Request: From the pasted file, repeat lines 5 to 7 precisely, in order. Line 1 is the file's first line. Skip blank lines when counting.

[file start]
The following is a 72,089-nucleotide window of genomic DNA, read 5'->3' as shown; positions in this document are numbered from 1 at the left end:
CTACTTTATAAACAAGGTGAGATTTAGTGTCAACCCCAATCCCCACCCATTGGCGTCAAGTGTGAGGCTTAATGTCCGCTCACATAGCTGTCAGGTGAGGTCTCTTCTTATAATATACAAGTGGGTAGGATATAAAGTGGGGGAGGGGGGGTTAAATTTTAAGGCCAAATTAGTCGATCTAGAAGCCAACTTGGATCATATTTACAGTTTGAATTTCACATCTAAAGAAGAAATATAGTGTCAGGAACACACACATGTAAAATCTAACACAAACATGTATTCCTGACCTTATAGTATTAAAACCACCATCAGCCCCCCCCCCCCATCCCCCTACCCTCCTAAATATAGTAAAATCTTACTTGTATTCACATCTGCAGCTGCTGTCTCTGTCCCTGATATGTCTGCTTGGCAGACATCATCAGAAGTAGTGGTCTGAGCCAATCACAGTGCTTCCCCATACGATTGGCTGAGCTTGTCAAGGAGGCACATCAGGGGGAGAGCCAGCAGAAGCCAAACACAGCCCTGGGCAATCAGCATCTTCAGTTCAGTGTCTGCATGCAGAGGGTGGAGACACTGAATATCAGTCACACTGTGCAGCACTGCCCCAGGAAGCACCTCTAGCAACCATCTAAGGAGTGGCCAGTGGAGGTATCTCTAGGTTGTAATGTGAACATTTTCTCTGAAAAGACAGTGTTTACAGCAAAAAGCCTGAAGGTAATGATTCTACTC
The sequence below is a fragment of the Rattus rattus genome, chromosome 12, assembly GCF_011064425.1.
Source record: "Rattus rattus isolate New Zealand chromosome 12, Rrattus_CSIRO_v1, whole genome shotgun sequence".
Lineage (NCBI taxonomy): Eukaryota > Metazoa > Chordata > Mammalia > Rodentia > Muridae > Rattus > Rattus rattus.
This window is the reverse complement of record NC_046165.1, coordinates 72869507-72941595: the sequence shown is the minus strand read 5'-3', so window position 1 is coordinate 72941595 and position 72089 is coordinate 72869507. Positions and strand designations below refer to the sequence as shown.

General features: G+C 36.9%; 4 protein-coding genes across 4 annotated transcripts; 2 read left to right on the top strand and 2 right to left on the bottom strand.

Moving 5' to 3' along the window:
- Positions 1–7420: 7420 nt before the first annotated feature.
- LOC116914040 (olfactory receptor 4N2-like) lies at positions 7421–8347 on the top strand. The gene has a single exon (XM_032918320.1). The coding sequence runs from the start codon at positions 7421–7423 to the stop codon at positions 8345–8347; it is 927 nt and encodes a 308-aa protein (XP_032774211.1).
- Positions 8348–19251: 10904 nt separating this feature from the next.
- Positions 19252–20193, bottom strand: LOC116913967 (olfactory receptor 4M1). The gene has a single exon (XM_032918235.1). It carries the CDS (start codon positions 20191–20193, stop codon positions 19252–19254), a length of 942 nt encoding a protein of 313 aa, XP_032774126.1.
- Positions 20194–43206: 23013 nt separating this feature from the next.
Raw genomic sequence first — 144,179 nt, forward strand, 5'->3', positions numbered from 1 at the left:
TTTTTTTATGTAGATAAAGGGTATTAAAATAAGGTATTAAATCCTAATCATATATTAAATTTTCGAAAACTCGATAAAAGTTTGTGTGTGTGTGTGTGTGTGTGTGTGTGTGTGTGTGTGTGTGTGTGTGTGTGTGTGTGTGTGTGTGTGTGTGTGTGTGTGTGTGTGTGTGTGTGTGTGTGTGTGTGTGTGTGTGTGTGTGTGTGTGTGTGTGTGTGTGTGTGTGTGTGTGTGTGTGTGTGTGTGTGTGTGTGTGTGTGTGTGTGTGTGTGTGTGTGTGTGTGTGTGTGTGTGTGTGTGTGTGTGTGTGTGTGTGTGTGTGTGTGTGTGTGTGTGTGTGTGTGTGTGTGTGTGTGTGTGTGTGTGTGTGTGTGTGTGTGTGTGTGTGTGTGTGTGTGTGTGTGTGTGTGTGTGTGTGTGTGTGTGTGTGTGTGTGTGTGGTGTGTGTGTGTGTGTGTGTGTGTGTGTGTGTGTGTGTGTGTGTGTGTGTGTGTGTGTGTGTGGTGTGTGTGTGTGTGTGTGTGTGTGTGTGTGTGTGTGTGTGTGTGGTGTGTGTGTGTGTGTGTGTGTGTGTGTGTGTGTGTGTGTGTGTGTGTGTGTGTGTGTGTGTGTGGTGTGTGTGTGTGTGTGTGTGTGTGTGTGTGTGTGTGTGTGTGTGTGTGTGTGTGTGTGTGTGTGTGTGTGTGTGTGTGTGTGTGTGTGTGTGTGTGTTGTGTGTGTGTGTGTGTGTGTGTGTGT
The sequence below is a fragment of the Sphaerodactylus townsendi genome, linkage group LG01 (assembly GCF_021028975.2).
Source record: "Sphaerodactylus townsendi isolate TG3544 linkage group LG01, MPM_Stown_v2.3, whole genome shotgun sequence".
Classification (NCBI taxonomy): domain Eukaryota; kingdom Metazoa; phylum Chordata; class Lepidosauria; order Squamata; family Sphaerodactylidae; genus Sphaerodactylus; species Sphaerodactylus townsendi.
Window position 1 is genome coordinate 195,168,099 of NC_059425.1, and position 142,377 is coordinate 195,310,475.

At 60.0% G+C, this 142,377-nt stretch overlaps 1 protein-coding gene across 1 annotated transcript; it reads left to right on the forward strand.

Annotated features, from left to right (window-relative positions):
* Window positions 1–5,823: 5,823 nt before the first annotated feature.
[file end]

Lineage (NCBI taxonomy): Eukaryota > Metazoa > Chordata > Mammalia > Rodentia > Muridae > Rattus > Rattus rattus.
This window is the reverse complement of record NC_046165.1, coordinates 72869507-72941595: the sequence shown is the minus strand read 5'-3', so window position 1 is coordinate 72941595 and position 72089 is coordinate 72869507. Positions and strand designations below refer to the sequence as shown.

General features: G+C 36.9%; 4 protein-coding genes across 4 annotated transcripts; 2 read left to right on the top strand and 2 right to left on the bottom strand.